The Center for Contemporary South Asia is pleased to congratulate the first graduate of South Asian Studies, Liam Greenwell '20! Liam is also the recipient of the CCSA Thesis Prize in South Asian Studies. This award is given in recognition of his outstanding honors thesis titled, Frontier Visions: Urban Landscapes, Identity Formation, and the Battle Over Images in Imphal, Manipur. After graduating, Liam will be serving as a Fulbrite English Teaching Assistant in Vietnam.
Thesis Abstract: Imphal, the capital city of the Indian state of Manipur, is a prime locale in what Sanjib Baruah has called the “battle over images” in Northeast India. Power is fragmented and contingent, with a plethora of state, armed forces, underground, and corporate entities vying for control and civilians making do in the middle. The city has undergone rapid urbanization and is also the site of tensions along the lines of class, ethnicity, generation, and gender. In this context, individuals and groups make visual interventions on both the urban landscape and their own bodies that reinscribe or contest representations put forward by the state and insurgent groups alike.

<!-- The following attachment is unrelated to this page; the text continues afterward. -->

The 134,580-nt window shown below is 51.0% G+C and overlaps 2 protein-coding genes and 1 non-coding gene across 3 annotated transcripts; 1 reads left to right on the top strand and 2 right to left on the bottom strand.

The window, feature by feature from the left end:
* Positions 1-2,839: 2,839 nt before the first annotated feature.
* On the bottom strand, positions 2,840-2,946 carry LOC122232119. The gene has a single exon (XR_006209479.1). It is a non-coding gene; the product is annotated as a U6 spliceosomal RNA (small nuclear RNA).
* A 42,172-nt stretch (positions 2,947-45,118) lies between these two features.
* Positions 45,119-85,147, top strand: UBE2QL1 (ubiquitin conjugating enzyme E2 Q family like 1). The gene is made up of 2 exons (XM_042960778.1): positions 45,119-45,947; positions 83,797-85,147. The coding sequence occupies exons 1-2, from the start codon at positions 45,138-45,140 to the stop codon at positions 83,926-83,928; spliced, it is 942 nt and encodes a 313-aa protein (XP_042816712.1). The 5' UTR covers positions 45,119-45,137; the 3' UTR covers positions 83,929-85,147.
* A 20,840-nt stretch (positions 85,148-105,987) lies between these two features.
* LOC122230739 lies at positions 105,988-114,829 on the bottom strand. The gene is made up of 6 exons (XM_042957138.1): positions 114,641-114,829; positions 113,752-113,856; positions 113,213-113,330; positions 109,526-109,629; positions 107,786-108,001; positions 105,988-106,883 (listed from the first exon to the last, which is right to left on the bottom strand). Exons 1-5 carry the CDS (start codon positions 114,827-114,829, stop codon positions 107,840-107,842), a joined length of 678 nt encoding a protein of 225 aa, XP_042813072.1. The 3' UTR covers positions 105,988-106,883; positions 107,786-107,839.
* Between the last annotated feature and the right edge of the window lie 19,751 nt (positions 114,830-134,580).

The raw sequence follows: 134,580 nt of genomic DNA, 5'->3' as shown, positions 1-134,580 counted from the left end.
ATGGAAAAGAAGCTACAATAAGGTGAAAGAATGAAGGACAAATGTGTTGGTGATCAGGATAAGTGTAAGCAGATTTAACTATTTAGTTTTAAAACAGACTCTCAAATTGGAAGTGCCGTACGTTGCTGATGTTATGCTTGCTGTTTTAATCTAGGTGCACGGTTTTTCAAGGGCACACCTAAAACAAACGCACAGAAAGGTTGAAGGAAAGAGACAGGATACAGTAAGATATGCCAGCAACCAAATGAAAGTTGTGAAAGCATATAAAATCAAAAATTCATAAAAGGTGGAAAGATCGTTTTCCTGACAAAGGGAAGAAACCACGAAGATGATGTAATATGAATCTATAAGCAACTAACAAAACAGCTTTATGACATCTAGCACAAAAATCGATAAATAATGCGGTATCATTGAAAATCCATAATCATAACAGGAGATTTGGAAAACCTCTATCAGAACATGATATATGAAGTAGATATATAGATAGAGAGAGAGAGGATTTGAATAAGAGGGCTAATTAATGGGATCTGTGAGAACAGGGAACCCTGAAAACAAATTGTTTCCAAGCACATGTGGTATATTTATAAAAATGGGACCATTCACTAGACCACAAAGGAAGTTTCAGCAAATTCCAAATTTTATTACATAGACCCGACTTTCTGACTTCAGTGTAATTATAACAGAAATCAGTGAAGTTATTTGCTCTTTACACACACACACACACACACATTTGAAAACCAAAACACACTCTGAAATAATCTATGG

These assertions may challenge outside narratives of the city as a zone of violence and exception, complicate ideals of Manipuri identity, or reinforce divisions between tribal and nontribal or Manipuri and mayang (outsider). In Imphal, visual interventions carry significance because of multiple levels of official and social censorship that regulate speech, an insular media landscape, and the realities of complicated spatial control. Visuality is therefore a plane on which individuals communicate, assert themselves, and navigate life within the urban landscape. This project begins with an introduction that places it within the emerging field of Northeast India studies and points to some theoretical underpinnings. Then, the first chapter is a discussion of visual interventions on the city, such as graffiti, public forums, bandhs (blockades), newspapers, and commercial film. The second chapter looks at visuality on a different scale: that of the body. This chapter examines youth culture and the Korean Wave, contemporary art and performance, and hegemonic representations of Manipuri art and culture.